Daniel Harvitt, OD, PhD

Daniel Harvitt graduated from UC Berkeley with both a PhD in Physiological Optics (1997) and and an OD degree (2000). He is a New Jersey native, and received his undergraduate degree in Optics Engineering from the University of Rochester in New York.

Dr. Harvitt’s graduate research was in the laboratory of Joe Bonanno (UCB OD class of 1981, PhD class of 1987). Together they developed a non-invasive measurement of tear oxygen levels with contact lens wear in order to better understand corneal oxygen metabolism with daily and overnight contact lens wear.

After Dr. Harvitt completed his OD degree, he joined the Berkeley faculty and also worked in private practice and public health settings, as well as in the contact lens industry. At Berkeley, Dr. Harvitt has taught first year optics, ophthalmic optics, low vision optics, primary care clinic, and first year pre-clinic laboratory.

Dr. Harvitt remains convinced that his optometry class of 2000 was the best class ever, or at least it had the most fun. Although he has recently moved to Idaho, he’s excited about the future of Berkeley Optometry and the clinical care and research that we continue to produce.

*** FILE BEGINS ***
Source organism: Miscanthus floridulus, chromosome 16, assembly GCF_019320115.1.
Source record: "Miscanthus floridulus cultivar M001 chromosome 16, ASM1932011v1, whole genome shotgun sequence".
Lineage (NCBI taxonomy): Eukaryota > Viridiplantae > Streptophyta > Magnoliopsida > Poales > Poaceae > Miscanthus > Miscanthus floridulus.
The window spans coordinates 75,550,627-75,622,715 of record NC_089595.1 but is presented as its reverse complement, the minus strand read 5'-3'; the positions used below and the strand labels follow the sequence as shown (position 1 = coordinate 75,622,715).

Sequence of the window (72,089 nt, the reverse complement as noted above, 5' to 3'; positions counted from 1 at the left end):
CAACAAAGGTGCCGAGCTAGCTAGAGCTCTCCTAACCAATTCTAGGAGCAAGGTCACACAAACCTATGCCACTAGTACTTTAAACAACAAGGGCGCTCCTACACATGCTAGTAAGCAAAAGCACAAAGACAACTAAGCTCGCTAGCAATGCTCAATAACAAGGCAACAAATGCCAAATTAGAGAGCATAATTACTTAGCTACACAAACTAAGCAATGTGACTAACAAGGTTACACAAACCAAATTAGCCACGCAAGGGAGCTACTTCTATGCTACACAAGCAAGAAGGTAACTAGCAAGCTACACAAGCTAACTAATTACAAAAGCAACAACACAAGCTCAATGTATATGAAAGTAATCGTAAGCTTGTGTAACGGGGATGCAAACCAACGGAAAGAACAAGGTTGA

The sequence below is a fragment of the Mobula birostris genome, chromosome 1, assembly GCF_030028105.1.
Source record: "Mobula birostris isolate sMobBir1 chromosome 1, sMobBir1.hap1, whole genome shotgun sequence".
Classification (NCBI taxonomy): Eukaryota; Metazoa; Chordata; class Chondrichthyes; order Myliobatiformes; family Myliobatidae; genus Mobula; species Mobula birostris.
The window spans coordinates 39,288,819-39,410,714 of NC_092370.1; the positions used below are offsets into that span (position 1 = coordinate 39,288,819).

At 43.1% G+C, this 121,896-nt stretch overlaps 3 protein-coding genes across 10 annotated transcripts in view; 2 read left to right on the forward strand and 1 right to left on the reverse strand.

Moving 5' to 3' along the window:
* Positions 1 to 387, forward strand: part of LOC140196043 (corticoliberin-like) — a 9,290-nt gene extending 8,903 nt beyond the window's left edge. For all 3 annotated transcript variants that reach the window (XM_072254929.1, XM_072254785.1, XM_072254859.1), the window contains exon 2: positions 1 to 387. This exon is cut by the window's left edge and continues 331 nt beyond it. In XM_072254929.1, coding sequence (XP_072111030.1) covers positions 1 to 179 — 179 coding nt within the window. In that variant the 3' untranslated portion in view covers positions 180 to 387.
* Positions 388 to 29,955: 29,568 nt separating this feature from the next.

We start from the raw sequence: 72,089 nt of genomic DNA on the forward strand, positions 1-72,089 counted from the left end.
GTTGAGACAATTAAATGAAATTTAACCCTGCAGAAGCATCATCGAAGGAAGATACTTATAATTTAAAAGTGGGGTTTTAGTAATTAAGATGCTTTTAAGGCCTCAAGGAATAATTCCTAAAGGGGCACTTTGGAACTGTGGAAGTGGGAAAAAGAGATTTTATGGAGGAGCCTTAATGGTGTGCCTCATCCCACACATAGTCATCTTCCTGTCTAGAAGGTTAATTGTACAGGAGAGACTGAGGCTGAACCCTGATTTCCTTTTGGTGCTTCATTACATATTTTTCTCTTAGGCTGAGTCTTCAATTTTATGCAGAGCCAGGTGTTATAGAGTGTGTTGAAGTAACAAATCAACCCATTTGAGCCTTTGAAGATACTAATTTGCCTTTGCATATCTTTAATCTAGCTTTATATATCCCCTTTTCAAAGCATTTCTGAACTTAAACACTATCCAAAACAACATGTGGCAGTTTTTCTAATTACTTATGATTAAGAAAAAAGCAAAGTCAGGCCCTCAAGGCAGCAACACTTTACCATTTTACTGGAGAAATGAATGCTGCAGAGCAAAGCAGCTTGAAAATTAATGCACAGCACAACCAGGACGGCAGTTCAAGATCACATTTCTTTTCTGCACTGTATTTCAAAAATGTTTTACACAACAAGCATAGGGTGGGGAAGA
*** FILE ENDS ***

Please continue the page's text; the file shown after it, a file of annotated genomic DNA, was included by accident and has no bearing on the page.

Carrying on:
May 12th

Galen Chuang, BS

Galen is a vision science student from Seattle, WA, and studied computer science at Wellesley College (outside of Boston), then worked as a software engineer in NYC for a few years. Most recently, Galen was in Taipei working on code-switching speech recognition at National Taiwan University. Galen has always been interested in perception, the eye, and the brain, but has never studied them seriously. Galen also believes studying vision from a biological and perceptual perspective will make them a better computational vision researcher. Galen will focus on developing robust representations of vision and using vision pathway-inspired concepts to create better computer vision systems. Galen’s goals include being able to conduct rigorous and scientifically-sound data analysis; being able to independently make progress on a research problem; and to gain deeper understanding of human and machine perception. Galen’s hobbies include eating, boxing, cooking, wine, and Chinese calligraphy.